Attractions Nearby Aswan, Day Trips and Excursions
Close to some many wonderful Egyptian sights, sounds and attractions, tourists staying in Aswan often choose to venture outside of the city and explore the region's history, much of which lies along the West Bank of the River Nile. Taxis can be arranged for those wishing to visit the attractions in the neighbouring towns of both Daraw and Kom Ombo (home of the Temple of Kom Ombo), of you can simple enjoy a trip on a felucca sailing boat up the Nile.
Feluccas from Aswan sail as far as Luxor
, which is by far the most scenic and relaxed way to rich this colossal city and all it has to offer. However, it is the spectacular temple attractions at Abu Simbel
that tend to attract the largest number of visitors from Aswan. Considerably closer, don't miss out on an afternoon excursion to the Kalabsha Temple, which was moved to its present located in 1970, to prevent it being drowned beneath the floodwaters of Lake Nasser
Tourists who plan to visit the wonders of Abu Simbel should be prepared for an early start. Buses leave as early as 03:30 in the morning, so that the heat of the sun can be avoided and also so that visitors can arrive early in convoy and enjoy a full day sightseeing. The temples of Abu Simbel are the main attractions here, with the enormous Temple of Ramses II
being the main attraction, followed by the equally grand Temple of Hathor, which honours Nefertari, the wife of Ramses II, who was famed for her great beauty.
Luxor lies directly north of Aswan and is best reached by train. The is one of Egypt's most noteworthy cities and as such, will never disappoint when it comes to sightseeing and ancient attractions - Luxor is home to some of the best that Egypt has to offer. Expect to be overwhelmed when you visit the Valley of the Queens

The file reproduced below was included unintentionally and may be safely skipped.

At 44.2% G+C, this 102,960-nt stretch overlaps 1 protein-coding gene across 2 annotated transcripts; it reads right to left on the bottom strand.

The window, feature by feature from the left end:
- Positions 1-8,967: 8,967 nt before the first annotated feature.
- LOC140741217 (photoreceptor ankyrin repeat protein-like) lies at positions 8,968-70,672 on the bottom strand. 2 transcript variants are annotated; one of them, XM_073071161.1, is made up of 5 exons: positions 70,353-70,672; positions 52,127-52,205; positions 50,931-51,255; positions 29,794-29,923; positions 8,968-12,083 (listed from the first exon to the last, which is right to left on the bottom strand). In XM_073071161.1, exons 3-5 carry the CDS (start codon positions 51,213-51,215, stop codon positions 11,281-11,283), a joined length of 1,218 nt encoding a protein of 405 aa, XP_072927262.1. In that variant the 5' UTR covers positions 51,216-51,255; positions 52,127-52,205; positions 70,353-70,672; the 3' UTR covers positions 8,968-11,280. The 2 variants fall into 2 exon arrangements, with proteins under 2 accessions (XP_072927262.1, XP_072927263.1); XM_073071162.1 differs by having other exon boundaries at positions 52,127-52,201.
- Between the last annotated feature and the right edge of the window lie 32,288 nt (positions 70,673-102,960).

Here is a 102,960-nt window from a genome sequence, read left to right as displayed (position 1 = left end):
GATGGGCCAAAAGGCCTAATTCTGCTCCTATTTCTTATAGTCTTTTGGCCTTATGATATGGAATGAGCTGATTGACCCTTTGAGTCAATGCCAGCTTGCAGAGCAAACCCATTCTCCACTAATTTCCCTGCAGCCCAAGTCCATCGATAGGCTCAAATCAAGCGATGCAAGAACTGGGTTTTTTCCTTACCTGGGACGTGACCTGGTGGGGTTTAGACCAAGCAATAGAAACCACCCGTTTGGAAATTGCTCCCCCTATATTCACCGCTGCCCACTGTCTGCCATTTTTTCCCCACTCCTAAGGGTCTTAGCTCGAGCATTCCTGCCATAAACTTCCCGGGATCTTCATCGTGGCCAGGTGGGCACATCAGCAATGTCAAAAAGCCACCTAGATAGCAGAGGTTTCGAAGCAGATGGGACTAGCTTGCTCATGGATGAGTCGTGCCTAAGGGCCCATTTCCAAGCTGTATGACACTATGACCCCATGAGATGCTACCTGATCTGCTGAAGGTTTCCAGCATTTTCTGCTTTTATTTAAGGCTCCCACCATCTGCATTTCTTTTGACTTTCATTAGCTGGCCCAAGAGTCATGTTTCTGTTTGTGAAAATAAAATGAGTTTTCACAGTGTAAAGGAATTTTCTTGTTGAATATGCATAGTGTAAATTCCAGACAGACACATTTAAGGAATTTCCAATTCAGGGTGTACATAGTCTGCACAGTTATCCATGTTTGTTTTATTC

and the Valley of the Kings, which are just two of Luxor's many world-class monuments of the past. The Avenue of the Sphinxes
is another spectacular sight, as is the Temple of Karnak and the Temple of Luxor itself.
For something a little different from the more mainstream tourist attractions in Aswan, pay a visit to the nearby Kalabsha Temple. This is a particularly impressive Nubian monument and is just a relatively short taxi journey from the city centre and reasonably close to the Philae Temple. Moving the Kalabsha Temple was a major operation and around 13,000 different sections were painstakingly transported and carefully reassembled, to give the impression that it was originally built on this very site.
The Old Dam (Low Dam)
The Old Aswan Dam is a very important historical attraction and was built more than 100 years ago, being completed in 1902. For its time, the Old Dam was nothing short of a feat of engineering, stretching more than 2,000 metres / 6,560 feet in length and featuring almost 200 different openings. Constructed to regulate the gradual draining of the River Nile and rebuilt and raised twice over the years, the Old Dam features a sluice gate for boats, although was never actually successful in preventing flooding, hence the need for the subsequent arrival of the High Dam in the 1960s.